We returned to Vancouver last week for four days, and except for a pizza at Chin Chin (excellent by the way), spent all of our time focusing on the Asian restaurant scene (mostly Chinese).
A visit to Tojo's for dinner (our first)was less than totally inspiring. The regular sushi was fresh and exquisite, but the famous rolls and several of the cooked dishes were just ok.
Our visits to various Chinese restaurants both in Vancouver and Richmond were much more successful. We had two extraordinary dinners at the Fook Yuen Palace in Richmond. On different nights, we had both live Alaska King Crab and live Dunginess Crab, both dry fried with chili and garlic. One was better than the next. The restaurant also has an amazing touch with subtle Cantonese dishes (e.g. a delicate prawn and chicken in XO Sauce) and with hot pots. We especially liked a hot pot consisting a eggplant and minced pork and another hot pot whose main ingredients were succulent, meaty spare ribs and spinach. Fook Yuen also has a way with sticky rice, both served in a lotus leaf as dim sum and as a casserole.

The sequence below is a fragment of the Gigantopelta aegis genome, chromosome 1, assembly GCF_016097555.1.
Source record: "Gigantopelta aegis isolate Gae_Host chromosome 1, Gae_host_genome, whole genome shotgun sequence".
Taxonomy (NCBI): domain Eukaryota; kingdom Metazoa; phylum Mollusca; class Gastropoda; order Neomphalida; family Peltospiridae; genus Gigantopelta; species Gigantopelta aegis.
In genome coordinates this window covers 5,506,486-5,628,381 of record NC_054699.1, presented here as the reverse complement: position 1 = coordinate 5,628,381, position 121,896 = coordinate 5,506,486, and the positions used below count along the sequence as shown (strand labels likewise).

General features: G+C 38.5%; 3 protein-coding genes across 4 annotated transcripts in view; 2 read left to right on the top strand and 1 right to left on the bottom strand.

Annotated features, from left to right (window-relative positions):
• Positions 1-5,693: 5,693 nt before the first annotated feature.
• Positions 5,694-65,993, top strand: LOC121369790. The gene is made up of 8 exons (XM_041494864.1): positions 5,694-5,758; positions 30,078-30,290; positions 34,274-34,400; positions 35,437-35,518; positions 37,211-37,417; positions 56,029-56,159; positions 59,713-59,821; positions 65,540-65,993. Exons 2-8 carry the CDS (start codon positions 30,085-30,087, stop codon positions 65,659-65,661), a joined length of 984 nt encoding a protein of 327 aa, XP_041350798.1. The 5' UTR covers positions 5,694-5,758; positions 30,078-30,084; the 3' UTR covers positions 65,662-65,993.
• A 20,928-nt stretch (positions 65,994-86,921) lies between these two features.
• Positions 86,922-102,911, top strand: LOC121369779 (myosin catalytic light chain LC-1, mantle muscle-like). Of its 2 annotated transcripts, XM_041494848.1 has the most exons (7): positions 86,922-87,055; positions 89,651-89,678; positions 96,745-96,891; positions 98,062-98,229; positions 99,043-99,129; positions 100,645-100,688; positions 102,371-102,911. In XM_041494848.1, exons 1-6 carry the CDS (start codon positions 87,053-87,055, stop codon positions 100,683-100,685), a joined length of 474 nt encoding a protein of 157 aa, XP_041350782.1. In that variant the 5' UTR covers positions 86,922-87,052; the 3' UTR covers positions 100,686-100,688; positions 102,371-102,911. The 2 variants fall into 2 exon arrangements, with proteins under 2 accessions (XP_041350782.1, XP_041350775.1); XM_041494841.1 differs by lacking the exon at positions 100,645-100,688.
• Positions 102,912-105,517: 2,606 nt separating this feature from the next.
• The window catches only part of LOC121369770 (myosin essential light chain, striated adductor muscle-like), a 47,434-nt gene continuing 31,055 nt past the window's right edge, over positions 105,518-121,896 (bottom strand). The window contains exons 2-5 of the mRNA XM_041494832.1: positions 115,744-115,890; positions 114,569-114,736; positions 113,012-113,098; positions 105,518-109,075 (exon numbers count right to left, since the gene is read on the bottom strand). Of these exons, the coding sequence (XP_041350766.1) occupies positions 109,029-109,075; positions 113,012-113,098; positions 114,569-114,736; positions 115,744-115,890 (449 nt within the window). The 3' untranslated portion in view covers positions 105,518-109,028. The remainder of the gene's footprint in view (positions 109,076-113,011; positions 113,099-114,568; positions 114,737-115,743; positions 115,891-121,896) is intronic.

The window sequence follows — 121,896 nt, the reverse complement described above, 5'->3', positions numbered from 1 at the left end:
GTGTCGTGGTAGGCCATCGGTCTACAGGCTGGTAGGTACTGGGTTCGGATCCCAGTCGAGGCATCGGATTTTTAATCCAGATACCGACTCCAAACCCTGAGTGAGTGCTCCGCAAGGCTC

We also paid a visit to the San Sui Wah on Main Street in Vancouver. Definitely a second to Fook Yuen, but good nonetheless. The fresh Dunginess crab there was also very good.
We had three dim sum lunches, twice at the Fortune in Vancouver(recommended earlier on this board)and once at Fook Yuen in Richmond. Fortune was the best of the two, although it was a close call. Both restaurants serve dim sum to order (which is far better than on the rolling carts, which inevitably allow the dim sum to get tired). Fortune produced exceptional steamed dumpling (six or seven different kinds) and marvelous steamed buns and filled chow fun. Fook Yuen, as noted, has a marvelous way with sticky rice and produced some excellent fried dumplings and also summer filled chow fun.
We came away concluding (as before) that Vancouver has the best Asian food in North America with the possible exception of San Francisco.